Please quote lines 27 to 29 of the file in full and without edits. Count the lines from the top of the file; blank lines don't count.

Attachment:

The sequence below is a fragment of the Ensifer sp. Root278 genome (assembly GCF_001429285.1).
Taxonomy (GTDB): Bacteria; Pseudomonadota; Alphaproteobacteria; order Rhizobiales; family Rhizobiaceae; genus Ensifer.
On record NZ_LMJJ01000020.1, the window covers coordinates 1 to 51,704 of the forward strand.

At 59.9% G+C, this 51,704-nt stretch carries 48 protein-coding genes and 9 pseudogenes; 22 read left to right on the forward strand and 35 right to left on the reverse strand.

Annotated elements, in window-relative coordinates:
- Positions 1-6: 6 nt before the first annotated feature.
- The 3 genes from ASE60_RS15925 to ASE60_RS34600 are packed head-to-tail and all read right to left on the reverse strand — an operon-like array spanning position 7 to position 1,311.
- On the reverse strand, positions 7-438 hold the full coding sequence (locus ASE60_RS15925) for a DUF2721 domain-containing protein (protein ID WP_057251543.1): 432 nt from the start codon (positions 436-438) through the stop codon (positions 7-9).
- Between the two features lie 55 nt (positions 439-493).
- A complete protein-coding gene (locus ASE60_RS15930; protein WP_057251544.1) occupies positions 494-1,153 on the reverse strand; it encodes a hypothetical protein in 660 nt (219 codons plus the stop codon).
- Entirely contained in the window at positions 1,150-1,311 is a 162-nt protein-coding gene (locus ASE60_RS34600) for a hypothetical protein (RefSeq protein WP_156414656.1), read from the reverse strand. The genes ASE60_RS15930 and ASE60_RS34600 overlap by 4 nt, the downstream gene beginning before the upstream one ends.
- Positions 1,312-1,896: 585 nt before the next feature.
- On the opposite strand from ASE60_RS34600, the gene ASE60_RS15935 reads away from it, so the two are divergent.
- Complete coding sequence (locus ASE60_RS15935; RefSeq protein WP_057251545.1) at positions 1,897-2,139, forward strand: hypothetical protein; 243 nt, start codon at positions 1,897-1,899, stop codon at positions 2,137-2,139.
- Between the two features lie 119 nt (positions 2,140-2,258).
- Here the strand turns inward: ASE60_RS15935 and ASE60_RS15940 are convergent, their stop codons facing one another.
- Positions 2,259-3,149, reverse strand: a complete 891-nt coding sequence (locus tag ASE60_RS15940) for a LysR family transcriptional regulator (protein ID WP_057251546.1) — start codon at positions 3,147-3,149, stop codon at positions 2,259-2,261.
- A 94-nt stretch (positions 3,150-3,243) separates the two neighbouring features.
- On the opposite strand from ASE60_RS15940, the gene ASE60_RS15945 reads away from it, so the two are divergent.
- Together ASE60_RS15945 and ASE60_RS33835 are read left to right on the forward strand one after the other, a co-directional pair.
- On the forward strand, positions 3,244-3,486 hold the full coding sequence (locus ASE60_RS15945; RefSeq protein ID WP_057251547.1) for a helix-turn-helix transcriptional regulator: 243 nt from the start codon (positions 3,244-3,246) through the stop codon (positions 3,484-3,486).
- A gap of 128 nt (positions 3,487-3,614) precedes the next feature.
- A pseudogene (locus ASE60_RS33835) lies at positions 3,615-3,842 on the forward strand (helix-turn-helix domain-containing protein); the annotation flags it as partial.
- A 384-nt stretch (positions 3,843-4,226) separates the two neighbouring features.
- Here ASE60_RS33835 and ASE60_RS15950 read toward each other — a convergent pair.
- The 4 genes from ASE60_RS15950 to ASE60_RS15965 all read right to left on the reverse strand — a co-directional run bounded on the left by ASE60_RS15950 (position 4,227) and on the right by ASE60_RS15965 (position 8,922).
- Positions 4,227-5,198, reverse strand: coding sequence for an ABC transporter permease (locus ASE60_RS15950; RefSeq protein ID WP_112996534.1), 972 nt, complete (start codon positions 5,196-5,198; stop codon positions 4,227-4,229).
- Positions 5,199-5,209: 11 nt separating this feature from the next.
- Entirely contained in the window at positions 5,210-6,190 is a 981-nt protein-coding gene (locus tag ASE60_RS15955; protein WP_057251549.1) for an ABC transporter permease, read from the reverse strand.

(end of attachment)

- Positions 4,227-5,198, reverse strand: coding sequence for an ABC transporter permease (locus ASE60_RS15950; RefSeq protein ID WP_112996534.1), 972 nt, complete (start codon positions 5,196-5,198; stop codon positions 4,227-4,229).
- Positions 5,199-5,209: 11 nt separating this feature from the next.
- Entirely contained in the window at positions 5,210-6,190 is a 981-nt protein-coding gene (locus tag ASE60_RS15955; protein WP_057251549.1) for an ABC transporter permease, read from the reverse strand.